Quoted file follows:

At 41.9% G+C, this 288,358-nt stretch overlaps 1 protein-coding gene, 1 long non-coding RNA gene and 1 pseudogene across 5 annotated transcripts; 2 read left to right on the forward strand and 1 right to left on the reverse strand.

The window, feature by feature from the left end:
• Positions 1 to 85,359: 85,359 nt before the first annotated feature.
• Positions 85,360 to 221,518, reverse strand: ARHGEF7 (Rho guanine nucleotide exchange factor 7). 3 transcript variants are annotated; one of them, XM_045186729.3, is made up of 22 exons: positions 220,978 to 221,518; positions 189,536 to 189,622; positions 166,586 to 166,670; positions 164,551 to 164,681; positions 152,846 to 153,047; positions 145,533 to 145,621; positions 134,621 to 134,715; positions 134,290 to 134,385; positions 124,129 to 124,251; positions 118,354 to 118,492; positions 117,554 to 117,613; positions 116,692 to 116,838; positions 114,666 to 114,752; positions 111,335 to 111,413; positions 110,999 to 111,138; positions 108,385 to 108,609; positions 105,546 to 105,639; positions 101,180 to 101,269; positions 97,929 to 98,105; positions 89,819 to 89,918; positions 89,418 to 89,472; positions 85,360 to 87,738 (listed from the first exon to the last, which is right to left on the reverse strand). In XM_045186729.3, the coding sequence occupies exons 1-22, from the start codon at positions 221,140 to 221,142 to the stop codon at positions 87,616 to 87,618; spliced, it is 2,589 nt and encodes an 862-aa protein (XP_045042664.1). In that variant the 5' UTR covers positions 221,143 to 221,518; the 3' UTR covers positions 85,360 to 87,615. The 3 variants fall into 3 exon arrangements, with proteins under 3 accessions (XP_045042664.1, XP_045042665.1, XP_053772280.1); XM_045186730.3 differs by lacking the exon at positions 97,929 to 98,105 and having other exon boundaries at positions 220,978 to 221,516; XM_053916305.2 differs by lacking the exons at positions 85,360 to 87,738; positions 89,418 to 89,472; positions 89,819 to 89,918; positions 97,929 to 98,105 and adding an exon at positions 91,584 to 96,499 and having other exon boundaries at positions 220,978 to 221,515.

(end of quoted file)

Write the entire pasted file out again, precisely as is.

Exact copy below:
At 41.9% G+C, this 288,358-nt stretch overlaps 1 protein-coding gene, 1 long non-coding RNA gene and 1 pseudogene across 5 annotated transcripts; 2 read left to right on the forward strand and 1 right to left on the reverse strand.

The window, feature by feature from the left end:
• Positions 1 to 85,359: 85,359 nt before the first annotated feature.
• Positions 85,360 to 221,518, reverse strand: ARHGEF7 (Rho guanine nucleotide exchange factor 7). 3 transcript variants are annotated; one of them, XM_045186729.3, is made up of 22 exons: positions 220,978 to 221,518; positions 189,536 to 189,622; positions 166,586 to 166,670; positions 164,551 to 164,681; positions 152,846 to 153,047; positions 145,533 to 145,621; positions 134,621 to 134,715; positions 134,290 to 134,385; positions 124,129 to 124,251; positions 118,354 to 118,492; positions 117,554 to 117,613; positions 116,692 to 116,838; positions 114,666 to 114,752; positions 111,335 to 111,413; positions 110,999 to 111,138; positions 108,385 to 108,609; positions 105,546 to 105,639; positions 101,180 to 101,269; positions 97,929 to 98,105; positions 89,819 to 89,918; positions 89,418 to 89,472; positions 85,360 to 87,738 (listed from the first exon to the last, which is right to left on the reverse strand). In XM_045186729.3, the coding sequence occupies exons 1-22, from the start codon at positions 221,140 to 221,142 to the stop codon at positions 87,616 to 87,618; spliced, it is 2,589 nt and encodes an 862-aa protein (XP_045042664.1). In that variant the 5' UTR covers positions 221,143 to 221,518; the 3' UTR covers positions 85,360 to 87,615. The 3 variants fall into 3 exon arrangements, with proteins under 3 accessions (XP_045042664.1, XP_045042665.1, XP_053772280.1); XM_045186730.3 differs by lacking the exon at positions 97,929 to 98,105 and having other exon boundaries at positions 220,978 to 221,516; XM_053916305.2 differs by lacking the exons at positions 85,360 to 87,738; positions 89,418 to 89,472; positions 89,819 to 89,918; positions 97,929 to 98,105 and adding an exon at positions 91,584 to 96,499 and having other exon boundaries at positions 220,978 to 221,515.